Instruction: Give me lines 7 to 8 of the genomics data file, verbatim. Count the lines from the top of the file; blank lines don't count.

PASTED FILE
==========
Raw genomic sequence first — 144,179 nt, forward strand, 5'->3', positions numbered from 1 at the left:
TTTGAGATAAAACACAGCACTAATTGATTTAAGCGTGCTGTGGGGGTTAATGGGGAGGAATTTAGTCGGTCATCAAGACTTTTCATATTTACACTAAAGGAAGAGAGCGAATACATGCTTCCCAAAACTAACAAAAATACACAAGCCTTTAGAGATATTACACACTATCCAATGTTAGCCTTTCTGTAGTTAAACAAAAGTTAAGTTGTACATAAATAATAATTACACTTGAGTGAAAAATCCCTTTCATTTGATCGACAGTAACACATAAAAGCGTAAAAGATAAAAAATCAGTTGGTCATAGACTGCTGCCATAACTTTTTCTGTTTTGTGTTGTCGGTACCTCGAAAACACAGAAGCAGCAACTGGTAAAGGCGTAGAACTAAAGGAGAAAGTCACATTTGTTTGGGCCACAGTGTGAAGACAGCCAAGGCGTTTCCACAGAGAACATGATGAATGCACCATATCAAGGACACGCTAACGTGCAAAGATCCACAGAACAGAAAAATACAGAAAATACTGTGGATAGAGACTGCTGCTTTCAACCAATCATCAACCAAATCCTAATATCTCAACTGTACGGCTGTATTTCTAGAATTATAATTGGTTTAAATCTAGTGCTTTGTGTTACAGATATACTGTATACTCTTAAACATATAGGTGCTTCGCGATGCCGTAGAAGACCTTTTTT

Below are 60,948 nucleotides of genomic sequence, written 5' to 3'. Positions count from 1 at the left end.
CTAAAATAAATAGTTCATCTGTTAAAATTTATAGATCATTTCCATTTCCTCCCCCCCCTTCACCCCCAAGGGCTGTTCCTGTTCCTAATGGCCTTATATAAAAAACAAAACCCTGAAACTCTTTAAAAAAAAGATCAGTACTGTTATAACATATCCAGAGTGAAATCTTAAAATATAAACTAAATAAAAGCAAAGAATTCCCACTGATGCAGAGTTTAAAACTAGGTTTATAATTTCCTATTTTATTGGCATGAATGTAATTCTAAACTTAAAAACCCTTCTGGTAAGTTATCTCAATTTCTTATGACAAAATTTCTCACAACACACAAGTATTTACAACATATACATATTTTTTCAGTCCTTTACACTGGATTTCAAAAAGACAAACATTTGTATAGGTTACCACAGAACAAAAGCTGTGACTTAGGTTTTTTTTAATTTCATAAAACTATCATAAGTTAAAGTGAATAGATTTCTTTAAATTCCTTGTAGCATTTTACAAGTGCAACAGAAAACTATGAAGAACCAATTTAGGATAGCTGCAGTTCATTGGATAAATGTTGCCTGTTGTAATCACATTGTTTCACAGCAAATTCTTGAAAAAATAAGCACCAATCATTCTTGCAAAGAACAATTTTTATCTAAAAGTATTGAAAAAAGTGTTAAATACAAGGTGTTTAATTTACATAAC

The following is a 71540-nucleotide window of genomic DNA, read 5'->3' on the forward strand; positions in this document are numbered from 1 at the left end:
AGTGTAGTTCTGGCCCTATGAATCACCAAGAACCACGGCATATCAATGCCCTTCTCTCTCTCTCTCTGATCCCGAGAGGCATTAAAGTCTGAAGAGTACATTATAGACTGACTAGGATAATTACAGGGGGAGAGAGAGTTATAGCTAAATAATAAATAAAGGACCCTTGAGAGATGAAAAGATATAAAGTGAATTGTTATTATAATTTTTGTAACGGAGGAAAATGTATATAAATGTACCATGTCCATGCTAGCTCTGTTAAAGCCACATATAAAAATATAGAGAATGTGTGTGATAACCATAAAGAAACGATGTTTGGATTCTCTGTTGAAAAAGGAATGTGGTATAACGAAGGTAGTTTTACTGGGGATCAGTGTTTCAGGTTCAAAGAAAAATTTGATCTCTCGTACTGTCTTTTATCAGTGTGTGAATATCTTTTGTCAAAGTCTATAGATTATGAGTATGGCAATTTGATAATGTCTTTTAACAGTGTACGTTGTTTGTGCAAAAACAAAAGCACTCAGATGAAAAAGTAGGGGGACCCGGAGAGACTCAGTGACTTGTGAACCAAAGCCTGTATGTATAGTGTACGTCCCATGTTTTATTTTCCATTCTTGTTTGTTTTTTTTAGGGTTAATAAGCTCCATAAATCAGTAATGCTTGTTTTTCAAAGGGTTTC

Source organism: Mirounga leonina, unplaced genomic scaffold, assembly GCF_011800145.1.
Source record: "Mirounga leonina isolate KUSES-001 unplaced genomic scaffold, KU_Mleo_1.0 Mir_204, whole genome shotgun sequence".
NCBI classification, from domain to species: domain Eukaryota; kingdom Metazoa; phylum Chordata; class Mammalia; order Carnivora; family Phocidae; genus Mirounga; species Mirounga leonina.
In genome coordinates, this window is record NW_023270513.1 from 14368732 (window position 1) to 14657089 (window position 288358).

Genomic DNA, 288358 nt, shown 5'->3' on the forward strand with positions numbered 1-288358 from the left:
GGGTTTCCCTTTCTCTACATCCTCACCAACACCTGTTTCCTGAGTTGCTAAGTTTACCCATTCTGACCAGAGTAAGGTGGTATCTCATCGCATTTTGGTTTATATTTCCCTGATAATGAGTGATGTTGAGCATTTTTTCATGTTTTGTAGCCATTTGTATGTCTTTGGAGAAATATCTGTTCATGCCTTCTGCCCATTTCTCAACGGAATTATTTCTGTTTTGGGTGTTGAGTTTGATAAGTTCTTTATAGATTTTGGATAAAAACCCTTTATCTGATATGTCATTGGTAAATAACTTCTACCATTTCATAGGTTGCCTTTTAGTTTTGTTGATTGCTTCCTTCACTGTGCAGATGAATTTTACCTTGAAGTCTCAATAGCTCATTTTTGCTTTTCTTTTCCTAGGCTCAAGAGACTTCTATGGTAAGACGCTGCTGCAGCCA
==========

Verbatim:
Source organism: Mirounga leonina, unplaced genomic scaffold, assembly GCF_011800145.1.
Source record: "Mirounga leonina isolate KUSES-001 unplaced genomic scaffold, KU_Mleo_1.0 Mir_204, whole genome shotgun sequence".